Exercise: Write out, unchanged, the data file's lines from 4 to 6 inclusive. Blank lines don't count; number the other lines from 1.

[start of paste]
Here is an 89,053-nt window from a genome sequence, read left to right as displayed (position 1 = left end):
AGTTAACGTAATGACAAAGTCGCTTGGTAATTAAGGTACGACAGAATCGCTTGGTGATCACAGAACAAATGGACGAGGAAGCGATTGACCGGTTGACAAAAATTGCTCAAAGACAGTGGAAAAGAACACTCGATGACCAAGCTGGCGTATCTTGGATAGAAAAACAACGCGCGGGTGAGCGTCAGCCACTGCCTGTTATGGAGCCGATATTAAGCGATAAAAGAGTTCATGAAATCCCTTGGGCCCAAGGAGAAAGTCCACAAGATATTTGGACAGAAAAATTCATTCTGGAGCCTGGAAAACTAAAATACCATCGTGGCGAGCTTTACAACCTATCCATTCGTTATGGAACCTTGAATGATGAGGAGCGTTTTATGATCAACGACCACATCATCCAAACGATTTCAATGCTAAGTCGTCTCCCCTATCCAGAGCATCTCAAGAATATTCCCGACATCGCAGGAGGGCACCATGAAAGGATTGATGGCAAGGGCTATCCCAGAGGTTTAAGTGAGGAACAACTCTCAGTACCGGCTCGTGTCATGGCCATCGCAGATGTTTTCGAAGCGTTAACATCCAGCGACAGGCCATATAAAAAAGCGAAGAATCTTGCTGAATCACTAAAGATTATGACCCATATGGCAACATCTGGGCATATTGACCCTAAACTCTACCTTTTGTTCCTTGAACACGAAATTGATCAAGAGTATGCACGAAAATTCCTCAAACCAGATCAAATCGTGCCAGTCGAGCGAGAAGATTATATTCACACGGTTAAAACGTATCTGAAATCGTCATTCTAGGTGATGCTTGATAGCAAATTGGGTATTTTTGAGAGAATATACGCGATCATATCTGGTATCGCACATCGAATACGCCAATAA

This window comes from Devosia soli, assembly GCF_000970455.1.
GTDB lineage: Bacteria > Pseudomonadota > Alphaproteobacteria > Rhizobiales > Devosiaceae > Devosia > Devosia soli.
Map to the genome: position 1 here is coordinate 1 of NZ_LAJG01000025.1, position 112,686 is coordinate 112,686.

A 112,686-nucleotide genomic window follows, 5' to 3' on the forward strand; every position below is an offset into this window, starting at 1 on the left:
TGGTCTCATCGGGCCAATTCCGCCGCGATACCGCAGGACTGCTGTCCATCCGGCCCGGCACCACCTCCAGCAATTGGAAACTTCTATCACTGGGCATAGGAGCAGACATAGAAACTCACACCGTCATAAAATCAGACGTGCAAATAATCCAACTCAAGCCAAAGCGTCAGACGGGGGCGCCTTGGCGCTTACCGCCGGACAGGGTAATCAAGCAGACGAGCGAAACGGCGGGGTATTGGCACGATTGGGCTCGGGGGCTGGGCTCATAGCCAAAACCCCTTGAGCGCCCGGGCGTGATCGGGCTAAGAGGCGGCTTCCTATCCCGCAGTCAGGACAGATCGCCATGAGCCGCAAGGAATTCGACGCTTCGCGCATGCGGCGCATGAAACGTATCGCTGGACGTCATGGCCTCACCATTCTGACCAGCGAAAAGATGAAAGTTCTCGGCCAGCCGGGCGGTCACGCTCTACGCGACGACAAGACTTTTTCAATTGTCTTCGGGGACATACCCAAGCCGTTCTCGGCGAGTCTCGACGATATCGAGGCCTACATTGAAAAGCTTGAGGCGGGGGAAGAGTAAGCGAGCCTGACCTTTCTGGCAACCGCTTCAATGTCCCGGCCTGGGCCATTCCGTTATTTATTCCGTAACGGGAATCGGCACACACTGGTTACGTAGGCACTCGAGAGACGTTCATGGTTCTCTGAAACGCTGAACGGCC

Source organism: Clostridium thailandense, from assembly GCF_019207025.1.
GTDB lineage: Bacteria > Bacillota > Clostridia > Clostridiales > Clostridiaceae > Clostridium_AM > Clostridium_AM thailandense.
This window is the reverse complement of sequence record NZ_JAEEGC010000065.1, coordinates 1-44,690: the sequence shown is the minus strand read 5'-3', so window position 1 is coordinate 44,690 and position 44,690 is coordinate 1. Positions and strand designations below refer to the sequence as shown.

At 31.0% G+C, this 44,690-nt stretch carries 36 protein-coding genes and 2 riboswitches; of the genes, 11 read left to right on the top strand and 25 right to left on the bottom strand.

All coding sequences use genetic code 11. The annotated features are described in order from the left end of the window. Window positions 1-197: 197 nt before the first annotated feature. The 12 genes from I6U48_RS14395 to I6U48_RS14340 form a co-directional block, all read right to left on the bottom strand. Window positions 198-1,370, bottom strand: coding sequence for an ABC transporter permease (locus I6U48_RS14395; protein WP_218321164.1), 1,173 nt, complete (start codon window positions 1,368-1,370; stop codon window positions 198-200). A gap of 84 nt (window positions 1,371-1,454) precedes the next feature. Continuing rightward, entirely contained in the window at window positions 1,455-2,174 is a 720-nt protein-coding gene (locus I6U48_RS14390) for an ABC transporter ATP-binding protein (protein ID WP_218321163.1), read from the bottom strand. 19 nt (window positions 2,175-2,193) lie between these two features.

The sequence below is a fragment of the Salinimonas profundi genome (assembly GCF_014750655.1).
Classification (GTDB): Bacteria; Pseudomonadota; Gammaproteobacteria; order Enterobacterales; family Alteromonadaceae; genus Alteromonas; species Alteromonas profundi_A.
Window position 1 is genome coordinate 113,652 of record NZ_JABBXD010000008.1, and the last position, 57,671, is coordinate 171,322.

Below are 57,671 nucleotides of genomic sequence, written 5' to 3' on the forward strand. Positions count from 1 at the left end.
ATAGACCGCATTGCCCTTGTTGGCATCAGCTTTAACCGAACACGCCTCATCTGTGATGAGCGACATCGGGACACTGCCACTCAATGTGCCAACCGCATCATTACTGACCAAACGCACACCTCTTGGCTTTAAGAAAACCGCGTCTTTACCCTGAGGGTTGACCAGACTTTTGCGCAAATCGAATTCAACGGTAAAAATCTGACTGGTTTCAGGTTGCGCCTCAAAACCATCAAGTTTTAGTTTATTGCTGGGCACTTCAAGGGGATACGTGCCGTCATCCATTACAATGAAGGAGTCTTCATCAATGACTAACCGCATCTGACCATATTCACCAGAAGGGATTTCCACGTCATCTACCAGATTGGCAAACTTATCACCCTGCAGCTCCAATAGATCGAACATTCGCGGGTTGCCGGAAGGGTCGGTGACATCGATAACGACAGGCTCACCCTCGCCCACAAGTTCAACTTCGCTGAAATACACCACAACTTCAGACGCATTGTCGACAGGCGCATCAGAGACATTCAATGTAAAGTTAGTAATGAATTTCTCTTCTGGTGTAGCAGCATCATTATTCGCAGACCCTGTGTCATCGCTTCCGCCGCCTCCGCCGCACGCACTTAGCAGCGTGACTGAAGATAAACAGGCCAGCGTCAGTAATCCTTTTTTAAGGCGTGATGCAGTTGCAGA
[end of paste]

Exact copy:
GTDB lineage: Bacteria > Pseudomonadota > Alphaproteobacteria > Rhizobiales > Devosiaceae > Devosia > Devosia soli.
Map to the genome: position 1 here is coordinate 1 of NZ_LAJG01000025.1, position 112,686 is coordinate 112,686.

A 112,686-nucleotide genomic window follows, 5' to 3' on the forward strand; every position below is an offset into this window, starting at 1 on the left: